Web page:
When Paris was home, we had a dozen people for dinner. We sat in our formal dining room among friends and candle light, everyone was laughing.  It felt as if it had always been this way.

Love and blessings to all.

Being Excellent Where You Are

Occasionally, I will tell my kids how much I disliked being a stay at home mother.  And this really upsets them, but what would appear to be a luxury to one person, can be torture to another.

Often, my friends who worked full time will tell me they did what I did, and also worked. However, they did not. I will not go into how I turned myself inside out being the Junior Highschool recycling garbage monitor, teaching literature to sixth graders, or ironing our pillow cases with the lavender water I made from the lavender I grew in my garden, and so on. Because those things are unimportant, but what I did do that was important, was to listen to the hopes and dreams of the generation of children that surrounded me during those years. 

When my daughter was being bullied, I would go to school and have lunch with her in the cafeteria. No one noticed because I was there so often people thought I worked there.  I did everything from tutoring to weeding the school garden. I even played my violin for my daughter’s classes, most people don’t even know that I play the violin.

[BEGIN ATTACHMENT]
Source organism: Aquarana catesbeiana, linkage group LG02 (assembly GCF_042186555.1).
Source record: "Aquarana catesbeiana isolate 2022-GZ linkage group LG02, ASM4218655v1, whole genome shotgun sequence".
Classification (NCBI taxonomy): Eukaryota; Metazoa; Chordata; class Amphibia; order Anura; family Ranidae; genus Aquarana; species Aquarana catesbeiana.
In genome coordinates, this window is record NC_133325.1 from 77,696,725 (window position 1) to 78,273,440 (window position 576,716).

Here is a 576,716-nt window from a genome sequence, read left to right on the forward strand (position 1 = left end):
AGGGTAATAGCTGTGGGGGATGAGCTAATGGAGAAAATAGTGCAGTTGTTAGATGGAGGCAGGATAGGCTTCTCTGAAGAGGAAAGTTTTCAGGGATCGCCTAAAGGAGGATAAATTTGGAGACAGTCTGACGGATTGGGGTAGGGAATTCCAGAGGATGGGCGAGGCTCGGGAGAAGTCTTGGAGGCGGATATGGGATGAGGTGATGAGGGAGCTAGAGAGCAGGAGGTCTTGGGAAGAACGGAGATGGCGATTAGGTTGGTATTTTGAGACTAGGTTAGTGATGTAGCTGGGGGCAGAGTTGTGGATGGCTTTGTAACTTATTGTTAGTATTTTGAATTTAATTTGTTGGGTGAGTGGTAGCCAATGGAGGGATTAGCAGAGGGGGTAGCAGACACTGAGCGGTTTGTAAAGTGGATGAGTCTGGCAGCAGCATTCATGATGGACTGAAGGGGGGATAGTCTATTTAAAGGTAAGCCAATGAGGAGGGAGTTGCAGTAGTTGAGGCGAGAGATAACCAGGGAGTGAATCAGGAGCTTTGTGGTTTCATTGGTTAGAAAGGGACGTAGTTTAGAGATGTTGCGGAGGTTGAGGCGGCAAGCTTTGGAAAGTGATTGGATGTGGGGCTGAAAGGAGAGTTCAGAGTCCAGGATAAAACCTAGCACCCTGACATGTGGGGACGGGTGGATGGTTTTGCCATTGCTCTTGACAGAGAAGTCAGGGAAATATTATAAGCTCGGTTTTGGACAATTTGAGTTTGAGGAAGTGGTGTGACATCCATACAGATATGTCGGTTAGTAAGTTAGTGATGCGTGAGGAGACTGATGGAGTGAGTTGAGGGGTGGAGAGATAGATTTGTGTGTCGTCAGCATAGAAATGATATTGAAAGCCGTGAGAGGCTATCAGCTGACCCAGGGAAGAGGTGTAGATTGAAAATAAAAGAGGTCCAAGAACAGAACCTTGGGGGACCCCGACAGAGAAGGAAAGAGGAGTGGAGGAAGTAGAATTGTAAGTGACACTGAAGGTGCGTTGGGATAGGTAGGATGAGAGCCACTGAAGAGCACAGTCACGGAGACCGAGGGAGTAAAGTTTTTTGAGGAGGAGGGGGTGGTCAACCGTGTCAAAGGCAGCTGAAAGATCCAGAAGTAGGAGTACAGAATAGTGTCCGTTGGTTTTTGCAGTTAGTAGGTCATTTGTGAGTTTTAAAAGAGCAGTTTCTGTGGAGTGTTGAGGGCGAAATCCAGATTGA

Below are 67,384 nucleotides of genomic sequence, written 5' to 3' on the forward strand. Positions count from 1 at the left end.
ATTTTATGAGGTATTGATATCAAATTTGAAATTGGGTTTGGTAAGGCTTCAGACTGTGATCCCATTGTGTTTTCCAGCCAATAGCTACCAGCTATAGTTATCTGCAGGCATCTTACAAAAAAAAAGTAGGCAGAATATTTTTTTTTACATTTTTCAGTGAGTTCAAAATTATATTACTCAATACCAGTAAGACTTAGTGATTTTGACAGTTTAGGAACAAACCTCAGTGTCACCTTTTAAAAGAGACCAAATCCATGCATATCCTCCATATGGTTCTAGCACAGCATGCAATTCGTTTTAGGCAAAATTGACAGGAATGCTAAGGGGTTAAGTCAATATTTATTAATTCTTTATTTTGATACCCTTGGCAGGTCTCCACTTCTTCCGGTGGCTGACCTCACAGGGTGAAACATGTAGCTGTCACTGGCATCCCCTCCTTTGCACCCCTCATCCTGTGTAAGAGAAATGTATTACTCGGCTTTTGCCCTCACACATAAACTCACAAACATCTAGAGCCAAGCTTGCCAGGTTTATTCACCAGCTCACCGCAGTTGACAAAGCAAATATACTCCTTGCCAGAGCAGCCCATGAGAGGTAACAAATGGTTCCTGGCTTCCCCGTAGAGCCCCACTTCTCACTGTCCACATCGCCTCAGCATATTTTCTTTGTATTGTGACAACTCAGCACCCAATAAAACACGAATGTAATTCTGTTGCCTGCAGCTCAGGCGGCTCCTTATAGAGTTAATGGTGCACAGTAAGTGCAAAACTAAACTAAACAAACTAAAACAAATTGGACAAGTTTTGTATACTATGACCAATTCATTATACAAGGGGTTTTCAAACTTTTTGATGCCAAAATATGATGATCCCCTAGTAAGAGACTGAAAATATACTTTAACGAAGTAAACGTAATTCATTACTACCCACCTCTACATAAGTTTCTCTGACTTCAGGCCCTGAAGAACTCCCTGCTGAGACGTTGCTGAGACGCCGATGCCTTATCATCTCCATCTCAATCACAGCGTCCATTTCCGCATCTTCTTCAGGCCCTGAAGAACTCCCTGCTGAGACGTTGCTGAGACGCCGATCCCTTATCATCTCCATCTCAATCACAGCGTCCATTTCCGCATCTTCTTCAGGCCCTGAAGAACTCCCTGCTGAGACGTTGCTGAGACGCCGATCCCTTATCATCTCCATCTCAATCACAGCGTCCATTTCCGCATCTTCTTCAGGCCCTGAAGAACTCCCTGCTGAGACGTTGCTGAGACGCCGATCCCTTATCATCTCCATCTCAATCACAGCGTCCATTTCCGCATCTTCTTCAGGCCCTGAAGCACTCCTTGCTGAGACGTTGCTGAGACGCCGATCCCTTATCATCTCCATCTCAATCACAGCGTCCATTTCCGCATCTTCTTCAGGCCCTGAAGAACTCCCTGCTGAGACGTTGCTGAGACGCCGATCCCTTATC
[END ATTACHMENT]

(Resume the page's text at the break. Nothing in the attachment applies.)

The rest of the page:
I taught embroidery to both girls fifth grade class. We embroidered covered wagons on canvas, during the pioneer history module, but mostly I talked with them while teaching them to sew with a needle and thread. The first year, I met a little boy named Albert, and he would sit on my lap the entire hour I was there. He was one of my favorites.

Working at a paid job has a predictable pace, and most projects a beginning, a middle, and an end. And you can take a break at lunchtime, and eventually go home at night. Motherhood for working and nonworking mothers alike is another matter all together. 

Nothing in my life, before or since, took more from me as a person, or was as physically and emotionally demanding as being a stay at home mother. 

My house was as clean as a whistle, not some days, but everyday. I often hosted after school pool parties for twenty-five. I made my own play dough and my own pasta from scratch with Italian flour that I bought at a special grocery store in Napa. So, clearly I brought much of this on myself. 

Now, I rarely make my bed, and cooking means I grill chicken, and toss it into a salad at 8 p.m. And, I get a second chance to return full time to the work I love.